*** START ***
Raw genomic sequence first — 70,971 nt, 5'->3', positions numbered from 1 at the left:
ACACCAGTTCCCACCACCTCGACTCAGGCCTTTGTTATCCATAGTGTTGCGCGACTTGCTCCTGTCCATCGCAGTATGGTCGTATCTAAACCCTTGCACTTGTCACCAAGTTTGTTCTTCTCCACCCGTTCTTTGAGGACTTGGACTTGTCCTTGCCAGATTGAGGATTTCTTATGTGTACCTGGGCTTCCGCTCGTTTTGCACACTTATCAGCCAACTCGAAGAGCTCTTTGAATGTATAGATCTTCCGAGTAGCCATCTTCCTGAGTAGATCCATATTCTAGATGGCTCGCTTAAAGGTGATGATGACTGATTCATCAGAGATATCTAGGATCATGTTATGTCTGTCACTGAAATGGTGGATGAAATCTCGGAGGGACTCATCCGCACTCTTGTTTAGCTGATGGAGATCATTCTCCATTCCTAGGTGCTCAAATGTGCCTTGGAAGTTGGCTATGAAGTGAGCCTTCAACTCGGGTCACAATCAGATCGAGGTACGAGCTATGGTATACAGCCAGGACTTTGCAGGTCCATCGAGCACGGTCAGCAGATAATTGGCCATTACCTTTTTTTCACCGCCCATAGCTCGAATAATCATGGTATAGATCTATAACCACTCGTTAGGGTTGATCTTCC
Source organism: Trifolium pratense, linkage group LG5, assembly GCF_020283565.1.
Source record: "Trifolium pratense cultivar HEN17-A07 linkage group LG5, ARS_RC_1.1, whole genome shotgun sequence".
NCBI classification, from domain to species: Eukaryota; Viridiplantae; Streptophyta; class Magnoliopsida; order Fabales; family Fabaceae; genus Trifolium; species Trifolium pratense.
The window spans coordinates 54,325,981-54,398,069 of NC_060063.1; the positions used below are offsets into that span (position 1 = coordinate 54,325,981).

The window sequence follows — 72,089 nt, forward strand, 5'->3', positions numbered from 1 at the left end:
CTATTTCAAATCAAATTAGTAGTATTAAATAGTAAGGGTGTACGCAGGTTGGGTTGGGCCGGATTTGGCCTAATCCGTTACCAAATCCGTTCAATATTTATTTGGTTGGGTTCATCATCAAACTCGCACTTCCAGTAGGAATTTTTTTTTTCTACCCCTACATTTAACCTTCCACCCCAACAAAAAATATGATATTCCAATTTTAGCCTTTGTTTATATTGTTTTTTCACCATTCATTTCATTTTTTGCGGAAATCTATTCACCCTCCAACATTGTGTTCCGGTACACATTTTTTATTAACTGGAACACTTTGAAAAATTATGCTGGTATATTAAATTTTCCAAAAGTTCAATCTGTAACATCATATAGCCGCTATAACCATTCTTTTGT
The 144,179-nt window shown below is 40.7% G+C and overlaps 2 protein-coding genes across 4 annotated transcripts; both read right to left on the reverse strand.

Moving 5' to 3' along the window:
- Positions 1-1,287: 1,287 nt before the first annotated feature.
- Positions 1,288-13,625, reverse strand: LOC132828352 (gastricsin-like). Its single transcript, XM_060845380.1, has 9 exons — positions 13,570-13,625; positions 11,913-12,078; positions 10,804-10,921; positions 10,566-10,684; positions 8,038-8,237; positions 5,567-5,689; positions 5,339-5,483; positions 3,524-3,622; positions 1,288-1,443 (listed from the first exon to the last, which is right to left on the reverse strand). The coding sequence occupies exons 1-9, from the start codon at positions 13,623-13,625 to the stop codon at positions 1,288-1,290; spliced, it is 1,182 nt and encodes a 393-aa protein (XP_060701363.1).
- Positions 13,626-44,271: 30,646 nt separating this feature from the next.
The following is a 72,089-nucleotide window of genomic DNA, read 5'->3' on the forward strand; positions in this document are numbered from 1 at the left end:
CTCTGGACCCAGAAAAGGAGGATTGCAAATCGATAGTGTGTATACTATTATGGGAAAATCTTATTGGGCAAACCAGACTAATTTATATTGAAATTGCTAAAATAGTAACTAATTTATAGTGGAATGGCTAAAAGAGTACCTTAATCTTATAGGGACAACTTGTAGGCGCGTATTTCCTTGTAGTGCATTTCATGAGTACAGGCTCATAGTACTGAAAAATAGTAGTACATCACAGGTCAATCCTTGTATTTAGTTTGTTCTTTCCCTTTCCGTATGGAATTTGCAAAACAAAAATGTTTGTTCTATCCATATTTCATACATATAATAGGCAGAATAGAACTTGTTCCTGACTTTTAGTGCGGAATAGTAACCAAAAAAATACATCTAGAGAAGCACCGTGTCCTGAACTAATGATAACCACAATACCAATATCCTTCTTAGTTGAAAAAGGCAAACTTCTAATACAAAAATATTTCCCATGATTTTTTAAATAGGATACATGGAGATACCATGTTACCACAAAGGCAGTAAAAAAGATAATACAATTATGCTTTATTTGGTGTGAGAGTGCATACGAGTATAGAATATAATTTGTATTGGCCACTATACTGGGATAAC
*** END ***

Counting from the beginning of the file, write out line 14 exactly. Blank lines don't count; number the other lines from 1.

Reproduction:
The following is a 72,089-nucleotide window of genomic DNA, read 5'->3' on the forward strand; positions in this document are numbered from 1 at the left end: